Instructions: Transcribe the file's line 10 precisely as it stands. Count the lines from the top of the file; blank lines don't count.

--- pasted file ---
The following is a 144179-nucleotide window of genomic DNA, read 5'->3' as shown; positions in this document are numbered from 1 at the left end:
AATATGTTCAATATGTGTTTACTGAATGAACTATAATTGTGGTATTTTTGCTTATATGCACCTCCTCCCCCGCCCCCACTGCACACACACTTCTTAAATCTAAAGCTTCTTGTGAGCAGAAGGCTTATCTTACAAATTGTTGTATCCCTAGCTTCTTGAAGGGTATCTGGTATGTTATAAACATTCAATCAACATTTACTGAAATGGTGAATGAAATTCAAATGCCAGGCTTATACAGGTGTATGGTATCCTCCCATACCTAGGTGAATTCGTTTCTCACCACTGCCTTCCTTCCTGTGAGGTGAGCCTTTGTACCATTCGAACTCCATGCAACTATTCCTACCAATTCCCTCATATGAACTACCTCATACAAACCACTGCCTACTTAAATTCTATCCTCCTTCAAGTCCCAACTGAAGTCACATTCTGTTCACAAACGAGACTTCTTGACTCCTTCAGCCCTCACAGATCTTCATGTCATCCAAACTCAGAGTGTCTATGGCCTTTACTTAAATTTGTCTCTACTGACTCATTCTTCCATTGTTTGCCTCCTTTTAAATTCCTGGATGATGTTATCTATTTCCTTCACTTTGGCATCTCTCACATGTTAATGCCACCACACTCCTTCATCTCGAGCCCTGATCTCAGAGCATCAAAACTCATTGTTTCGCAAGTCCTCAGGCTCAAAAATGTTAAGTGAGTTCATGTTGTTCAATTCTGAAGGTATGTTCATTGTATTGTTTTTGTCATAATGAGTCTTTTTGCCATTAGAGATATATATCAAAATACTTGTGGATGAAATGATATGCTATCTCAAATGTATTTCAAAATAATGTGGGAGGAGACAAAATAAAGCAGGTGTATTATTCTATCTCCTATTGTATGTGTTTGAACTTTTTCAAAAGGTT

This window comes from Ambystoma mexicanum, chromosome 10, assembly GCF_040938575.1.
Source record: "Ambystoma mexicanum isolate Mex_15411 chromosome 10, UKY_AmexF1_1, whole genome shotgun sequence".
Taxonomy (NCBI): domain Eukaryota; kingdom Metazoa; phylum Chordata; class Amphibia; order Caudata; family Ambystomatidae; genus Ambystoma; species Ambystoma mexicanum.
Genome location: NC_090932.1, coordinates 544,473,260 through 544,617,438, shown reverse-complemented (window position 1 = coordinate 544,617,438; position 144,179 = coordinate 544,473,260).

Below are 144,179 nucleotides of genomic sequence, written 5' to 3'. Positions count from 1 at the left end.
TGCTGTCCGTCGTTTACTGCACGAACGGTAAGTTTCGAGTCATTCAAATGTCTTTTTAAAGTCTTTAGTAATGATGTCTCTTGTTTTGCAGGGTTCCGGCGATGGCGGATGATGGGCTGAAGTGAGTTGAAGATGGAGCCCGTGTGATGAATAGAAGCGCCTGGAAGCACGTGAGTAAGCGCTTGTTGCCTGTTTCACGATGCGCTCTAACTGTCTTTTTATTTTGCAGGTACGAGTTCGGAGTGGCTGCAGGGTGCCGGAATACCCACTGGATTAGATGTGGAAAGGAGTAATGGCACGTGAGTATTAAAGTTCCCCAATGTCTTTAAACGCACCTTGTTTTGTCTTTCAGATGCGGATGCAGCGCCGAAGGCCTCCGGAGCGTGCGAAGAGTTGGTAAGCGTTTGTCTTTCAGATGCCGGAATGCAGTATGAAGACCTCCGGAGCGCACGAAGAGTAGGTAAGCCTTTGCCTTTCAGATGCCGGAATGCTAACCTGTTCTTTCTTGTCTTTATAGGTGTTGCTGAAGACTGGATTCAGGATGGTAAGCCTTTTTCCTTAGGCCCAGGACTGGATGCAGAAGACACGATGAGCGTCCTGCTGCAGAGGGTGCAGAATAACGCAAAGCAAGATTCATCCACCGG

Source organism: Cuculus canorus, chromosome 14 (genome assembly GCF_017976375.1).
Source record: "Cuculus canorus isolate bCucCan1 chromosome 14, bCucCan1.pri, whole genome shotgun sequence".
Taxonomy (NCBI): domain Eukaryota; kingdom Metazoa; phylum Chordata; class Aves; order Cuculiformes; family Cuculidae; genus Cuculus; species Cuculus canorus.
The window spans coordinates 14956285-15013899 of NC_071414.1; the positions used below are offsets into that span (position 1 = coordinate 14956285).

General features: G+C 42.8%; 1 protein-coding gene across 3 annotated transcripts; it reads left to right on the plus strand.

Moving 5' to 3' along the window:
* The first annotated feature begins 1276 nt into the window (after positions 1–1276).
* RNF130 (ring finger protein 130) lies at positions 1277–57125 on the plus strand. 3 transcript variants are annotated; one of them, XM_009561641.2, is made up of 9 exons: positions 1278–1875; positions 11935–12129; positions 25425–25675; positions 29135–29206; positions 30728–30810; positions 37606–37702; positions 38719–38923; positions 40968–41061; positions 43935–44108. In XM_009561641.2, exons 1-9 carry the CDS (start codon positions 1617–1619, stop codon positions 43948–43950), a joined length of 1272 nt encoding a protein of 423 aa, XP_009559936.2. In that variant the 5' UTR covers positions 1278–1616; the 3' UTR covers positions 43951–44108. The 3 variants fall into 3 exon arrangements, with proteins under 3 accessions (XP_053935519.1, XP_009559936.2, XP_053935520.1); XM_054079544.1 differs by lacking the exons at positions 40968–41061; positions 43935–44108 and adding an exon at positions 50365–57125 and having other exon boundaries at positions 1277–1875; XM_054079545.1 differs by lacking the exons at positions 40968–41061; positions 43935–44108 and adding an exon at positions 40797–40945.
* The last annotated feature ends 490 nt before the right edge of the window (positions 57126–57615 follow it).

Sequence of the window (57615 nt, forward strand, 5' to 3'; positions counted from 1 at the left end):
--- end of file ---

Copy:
Source record: "Cuculus canorus isolate bCucCan1 chromosome 14, bCucCan1.pri, whole genome shotgun sequence".